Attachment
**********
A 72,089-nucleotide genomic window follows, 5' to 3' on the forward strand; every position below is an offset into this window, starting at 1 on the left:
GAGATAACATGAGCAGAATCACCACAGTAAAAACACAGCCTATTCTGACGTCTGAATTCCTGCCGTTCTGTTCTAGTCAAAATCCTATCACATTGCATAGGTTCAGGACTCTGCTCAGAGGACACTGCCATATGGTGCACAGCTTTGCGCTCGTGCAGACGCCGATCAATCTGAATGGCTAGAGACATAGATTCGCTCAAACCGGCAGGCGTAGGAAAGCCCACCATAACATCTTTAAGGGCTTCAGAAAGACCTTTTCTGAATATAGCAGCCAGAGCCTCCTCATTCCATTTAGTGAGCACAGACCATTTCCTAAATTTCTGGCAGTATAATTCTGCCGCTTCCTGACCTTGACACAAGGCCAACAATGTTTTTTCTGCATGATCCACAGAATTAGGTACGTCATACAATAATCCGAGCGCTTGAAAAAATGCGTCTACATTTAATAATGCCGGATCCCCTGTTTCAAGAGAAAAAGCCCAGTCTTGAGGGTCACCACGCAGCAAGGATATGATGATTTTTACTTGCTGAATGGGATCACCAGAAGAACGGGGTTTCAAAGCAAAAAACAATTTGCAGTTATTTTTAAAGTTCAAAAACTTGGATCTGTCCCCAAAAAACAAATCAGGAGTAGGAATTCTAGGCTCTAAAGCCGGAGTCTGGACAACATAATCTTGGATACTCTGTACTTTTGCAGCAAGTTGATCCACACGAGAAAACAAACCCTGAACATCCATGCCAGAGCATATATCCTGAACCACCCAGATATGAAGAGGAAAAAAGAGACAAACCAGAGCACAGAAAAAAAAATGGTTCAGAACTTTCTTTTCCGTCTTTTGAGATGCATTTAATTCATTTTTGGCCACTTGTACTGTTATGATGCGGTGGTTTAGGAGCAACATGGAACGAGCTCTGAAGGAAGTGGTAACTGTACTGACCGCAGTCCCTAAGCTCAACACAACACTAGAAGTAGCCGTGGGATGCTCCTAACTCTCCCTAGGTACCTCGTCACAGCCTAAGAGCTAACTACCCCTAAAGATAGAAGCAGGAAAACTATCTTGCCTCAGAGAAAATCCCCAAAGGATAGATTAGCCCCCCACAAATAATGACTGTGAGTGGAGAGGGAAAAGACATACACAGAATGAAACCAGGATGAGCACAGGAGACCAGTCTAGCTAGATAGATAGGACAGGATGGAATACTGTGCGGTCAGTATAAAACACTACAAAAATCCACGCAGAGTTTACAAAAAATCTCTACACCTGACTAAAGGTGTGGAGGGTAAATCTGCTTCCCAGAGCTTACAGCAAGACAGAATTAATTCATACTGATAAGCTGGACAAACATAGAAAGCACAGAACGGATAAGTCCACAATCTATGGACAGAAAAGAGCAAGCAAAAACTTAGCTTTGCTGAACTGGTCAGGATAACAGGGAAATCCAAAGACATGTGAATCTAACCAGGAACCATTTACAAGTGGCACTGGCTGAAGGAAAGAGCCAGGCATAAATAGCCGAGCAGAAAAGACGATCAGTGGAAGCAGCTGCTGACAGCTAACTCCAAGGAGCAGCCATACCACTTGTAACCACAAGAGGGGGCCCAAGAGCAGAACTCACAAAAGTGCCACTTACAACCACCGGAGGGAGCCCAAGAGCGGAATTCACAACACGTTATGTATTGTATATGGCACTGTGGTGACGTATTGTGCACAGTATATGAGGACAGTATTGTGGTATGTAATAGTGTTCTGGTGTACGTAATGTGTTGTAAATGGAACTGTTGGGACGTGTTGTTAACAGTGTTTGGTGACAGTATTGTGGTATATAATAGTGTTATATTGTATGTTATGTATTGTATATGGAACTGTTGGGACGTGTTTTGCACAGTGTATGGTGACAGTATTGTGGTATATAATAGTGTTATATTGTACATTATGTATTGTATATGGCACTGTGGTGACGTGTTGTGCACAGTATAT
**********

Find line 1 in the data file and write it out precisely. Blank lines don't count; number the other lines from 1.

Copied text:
A 72,089-nucleotide genomic window follows, 5' to 3' on the forward strand; every position below is an offset into this window, starting at 1 on the left: